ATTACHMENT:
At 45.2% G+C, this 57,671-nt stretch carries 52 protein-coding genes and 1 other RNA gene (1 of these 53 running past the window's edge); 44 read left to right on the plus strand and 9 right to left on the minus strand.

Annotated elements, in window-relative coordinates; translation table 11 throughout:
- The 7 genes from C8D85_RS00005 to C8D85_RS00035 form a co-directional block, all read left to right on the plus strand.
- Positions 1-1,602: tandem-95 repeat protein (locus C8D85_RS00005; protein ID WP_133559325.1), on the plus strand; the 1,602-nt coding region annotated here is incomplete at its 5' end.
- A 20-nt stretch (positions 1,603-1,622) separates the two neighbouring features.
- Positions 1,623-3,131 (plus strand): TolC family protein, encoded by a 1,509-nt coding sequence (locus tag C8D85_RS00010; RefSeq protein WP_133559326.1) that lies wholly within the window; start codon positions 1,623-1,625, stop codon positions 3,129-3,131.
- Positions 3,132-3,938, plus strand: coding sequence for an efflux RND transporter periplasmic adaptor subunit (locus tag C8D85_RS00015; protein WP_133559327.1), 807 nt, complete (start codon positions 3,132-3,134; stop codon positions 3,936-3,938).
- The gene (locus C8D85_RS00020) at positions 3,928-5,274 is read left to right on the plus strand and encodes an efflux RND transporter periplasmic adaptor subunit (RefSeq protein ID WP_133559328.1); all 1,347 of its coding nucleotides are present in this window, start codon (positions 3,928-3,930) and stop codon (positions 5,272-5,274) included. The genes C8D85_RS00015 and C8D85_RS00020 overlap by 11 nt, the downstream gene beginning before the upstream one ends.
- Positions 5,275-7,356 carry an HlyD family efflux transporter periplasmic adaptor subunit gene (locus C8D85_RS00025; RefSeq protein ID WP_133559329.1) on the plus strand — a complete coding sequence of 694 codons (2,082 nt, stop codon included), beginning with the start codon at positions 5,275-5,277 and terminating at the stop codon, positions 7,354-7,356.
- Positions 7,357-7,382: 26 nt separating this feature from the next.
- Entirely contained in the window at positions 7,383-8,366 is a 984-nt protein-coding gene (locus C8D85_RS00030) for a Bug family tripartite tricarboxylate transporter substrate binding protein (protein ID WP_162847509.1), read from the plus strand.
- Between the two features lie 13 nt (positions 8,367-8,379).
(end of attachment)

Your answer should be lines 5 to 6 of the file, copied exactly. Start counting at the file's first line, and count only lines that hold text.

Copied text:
- A 20-nt stretch (positions 1,603-1,622) separates the two neighbouring features.
- Positions 1,623-3,131 (plus strand): TolC family protein, encoded by a 1,509-nt coding sequence (locus tag C8D85_RS00010; RefSeq protein WP_133559326.1) that lies wholly within the window; start codon positions 1,623-1,625, stop codon positions 3,129-3,131.